June 2015 deal handed over HR, accounting, revenue management to AirAsia Global Services for Rs 10 crore (Rs 100 million) a year
AirAsia India had to pay an annual fee of Rs 10 crore (Rs 100 million) to AirAsia Global Services -- a subsidiary of its Malaysian partner AirAsia Bhd -- for services it should have ideally handled on its own.
The 'services', according to informed sources, included finance support, human resources, revenue management, cancellation and refunds.
According to filings with the Malaysian stock exchange, AGSS was set up in 2013 to provide shared business, support and outsourcing services.
According to the agreement signed on June 24, 2015, AirAsia India would pay AGSS staff cost, benefits, other on-going operating expenses and overheads in proportion to the number of personnel assigned to the airline to deliver the services.
Notably, a clause was added in the agreement to ensure that AGSS will not be answerable to the management of AirAsia India in case of any disputes.
“No visibility and accountability will be provided by the body to the local management,” said the clause.
AGSS provides a similar service to AirAsia Bhd’s other two other affiliates -- Indonesian AirAsia and Thai AirAsia. When asked, an AirAsia spokesperson refused to comment.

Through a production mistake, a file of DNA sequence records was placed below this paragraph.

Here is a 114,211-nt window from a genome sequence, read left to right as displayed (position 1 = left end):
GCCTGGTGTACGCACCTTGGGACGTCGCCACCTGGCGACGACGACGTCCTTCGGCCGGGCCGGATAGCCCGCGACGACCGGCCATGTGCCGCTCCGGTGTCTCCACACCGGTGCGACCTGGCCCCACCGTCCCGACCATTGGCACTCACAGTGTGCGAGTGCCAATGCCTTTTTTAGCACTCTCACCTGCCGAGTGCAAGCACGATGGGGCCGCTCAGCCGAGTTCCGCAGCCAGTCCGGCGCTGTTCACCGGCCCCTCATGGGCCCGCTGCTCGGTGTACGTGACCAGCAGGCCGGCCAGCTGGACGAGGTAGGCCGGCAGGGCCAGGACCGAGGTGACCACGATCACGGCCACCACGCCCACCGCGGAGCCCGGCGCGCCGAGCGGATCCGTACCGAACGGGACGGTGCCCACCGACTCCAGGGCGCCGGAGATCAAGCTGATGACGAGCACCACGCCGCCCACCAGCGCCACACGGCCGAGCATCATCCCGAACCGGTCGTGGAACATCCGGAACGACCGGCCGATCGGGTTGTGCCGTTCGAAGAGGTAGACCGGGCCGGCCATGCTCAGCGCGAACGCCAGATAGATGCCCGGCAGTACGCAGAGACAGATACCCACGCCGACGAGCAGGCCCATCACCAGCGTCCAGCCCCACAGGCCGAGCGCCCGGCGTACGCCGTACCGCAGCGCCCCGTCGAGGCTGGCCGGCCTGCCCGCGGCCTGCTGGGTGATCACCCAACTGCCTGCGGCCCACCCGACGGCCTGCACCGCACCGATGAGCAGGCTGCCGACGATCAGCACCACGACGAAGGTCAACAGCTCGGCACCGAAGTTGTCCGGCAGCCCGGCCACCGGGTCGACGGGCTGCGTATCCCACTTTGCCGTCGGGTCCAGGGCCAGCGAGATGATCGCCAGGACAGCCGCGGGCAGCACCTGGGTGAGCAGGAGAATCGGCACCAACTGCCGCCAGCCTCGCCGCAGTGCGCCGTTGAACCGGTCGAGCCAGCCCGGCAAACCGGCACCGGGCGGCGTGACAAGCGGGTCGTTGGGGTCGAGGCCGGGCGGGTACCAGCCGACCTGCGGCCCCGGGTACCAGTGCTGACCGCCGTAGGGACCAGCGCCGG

AirAsia India was set up as a three-way joint venture, with the Malaysian partner holding 49 per cent and the other two partners, Tata Sons and Arun Bhatia’s Telestra Tradeplace, holding 41.06 per cent and 9.94 per cent, respectively.
Last month, Tata Sons agreed to buy out Bhatia’s stake, taking its total stake to 51 per cent.
AirAsia Bhd’s stake in AirAsia India remains 49 per cent -- the maximum a foreign partner can have in an Indian airline.
There were allegations that the Indian carrier’s effective control is in the hands of the Malaysian firm. Indian low-cost carriers IndiGo, SpiceJet and Jet Airways have said AirAsia India’s day-to-day operations are being handled from Malaysia, violating the substantial ownership and effective control norms.
“The Indian management had virtually no control over the airline, which gave rise to discontent among executives,” said a source.
According to him, fundamental planning including crew rostering and route planning was decided by Bo Lingam, AirAsia Bhd’s chief of operations and planning.
“Bo even controlled issues like fares, discounts or special package,” the source added.